BOSTON — Beiersdorf AG wants consumers to know behind every feel-good lotion is a mountain of science.
The Hamburg, Germany-based beauty firm is now taking that message to the U.S., literally.
Last week, the company outfitted a large conference room at the Westin Copley Place hotel here with enough scientific instruments to make the eyes of NASA engineers widen in excitement.
The R&D exhibit was part of Beiersdorf’s global leadership conference, an annual gathering of the firm’s senior management team and the heads of each business unit. The consumer products company ranks seventh among the world’s top beauty companies with a portfolio that includes, but is not limited to, Nivea, Eucerin and luxury skin care brand La Prairie.
Beiersdorf’s Nivea brand has spent the last two years working to better ingratiate itself with U.S. consumers, and shift its positioning from functional skin care to beauty products with an emotional pull.
The brand is a staple in medicine cabinets and showers throughout Europe, and the company’s aim is to make Nivea a mainstay in U.S. consumers’ lives as well.
“We were very excited that this year’s meeting was happening in the U.S. It gave us an opportunity to showcase our progress here,” said Iain Holding, president of North America, noting the U.S. is one of the company’s key markets.
Nivea sells products across 14 categories globally, but to date its U.S. strategy has focused primarily on skin care. “At the heart of our strategy — alongside innovation — is strengthening Nivea’s brand equity by connecting with U.S. consumers with a strong emotional message,” said Holding. To that end, its marketing efforts have centered on the concept of feeling beautiful. The brand ushered in this strategy in 2006 with the launch of its very sensuous “Touch and Be Touched” ad campaign for Smooth Sensation body lotion. In July, Nivea expanded its platform to lip care, adopting the tag line “Kiss and Be Kissed” for the purpose. Ad spots for Nivea Lip Care are equally intimate and feature a song by Welsh singer-songwriter Duffy.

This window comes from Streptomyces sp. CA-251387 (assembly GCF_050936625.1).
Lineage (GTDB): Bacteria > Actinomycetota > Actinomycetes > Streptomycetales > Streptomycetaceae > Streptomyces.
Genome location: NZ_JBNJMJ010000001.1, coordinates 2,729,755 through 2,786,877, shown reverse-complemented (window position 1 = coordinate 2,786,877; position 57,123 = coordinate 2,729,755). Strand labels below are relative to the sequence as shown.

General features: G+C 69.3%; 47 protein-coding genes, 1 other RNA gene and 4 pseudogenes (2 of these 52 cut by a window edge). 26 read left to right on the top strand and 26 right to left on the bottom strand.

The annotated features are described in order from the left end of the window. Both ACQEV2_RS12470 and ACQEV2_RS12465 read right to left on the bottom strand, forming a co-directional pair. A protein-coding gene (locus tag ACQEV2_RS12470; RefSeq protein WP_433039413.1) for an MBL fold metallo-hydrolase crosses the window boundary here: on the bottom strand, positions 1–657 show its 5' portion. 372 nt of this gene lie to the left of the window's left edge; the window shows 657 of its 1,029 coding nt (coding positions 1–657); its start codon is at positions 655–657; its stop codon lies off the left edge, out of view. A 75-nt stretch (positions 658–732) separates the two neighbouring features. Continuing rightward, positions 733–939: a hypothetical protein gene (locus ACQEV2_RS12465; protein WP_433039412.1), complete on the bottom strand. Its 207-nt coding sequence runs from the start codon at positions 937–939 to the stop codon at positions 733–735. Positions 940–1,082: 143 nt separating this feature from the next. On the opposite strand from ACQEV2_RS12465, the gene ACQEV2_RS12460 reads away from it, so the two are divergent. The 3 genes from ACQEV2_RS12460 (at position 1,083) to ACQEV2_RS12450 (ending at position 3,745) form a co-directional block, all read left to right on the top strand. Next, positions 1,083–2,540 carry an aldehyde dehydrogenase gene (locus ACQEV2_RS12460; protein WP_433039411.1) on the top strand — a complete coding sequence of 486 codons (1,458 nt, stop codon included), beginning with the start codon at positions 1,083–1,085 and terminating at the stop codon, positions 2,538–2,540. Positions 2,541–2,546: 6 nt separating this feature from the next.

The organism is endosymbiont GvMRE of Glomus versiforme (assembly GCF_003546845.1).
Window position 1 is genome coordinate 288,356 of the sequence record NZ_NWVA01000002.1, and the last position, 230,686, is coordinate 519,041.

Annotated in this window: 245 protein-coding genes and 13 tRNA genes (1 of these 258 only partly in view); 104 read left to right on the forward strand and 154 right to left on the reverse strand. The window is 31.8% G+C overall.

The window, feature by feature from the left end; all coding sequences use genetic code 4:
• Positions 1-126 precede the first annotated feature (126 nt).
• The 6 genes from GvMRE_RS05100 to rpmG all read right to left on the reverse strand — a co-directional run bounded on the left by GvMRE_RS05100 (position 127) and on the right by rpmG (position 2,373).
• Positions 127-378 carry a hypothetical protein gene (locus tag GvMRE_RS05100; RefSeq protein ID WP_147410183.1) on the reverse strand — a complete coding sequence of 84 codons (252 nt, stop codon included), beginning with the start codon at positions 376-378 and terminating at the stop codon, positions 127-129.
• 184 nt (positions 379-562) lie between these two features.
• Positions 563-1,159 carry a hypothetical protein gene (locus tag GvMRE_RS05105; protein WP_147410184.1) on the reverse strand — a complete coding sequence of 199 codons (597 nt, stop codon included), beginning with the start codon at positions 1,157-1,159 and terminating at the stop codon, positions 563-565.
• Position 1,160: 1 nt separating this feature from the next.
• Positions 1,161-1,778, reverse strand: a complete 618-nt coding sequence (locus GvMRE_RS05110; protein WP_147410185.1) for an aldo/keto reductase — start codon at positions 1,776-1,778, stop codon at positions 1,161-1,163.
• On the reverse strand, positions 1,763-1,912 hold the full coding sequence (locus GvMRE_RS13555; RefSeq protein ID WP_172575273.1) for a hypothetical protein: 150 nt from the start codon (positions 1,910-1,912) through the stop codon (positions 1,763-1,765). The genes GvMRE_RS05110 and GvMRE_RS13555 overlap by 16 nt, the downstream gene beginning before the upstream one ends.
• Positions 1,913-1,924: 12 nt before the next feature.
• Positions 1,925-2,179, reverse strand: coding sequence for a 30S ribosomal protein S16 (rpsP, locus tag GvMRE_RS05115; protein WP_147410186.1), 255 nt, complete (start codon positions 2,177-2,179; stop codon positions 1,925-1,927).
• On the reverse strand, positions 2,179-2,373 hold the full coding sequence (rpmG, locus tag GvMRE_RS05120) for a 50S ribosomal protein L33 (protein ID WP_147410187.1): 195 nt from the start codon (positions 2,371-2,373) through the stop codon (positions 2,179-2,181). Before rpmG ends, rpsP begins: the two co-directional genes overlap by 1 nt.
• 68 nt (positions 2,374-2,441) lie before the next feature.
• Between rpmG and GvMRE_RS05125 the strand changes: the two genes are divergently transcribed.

“We’ve taken Touch and Be Touched to a new level,” said Holding. “Lip care in the U.S. is a category that’s become about dry and chapped lips. We’re making it all about the emotional benefit of kissing. We want to own kissing in the United States with the Nivea brand.” Holding said that lip care along with recent introduction of products like Good-bye Cellulite Gel-Cream — backed by the Good-bye Cellulite, Hello Bikini Challenge — have helped broaden Nivea’s appeal to more consumer groups.
The tactic for Eucerin is to nurture the brand’s therapeutic skin care heritage. Describing the advertising efforts, Nicolas Maurer, vice president of marketing for Beiersdorf, said, “It’s emotionally engaging, but more from a problem-solution standpoint. It’s always a realistic message.” For instance, he noted the tag line for Eucerin Everyday Protection, available in a body lotion with SPF 15 and a face lotion with SPF 30, is “You can’t always avoid the sun, but you can be ready for it.”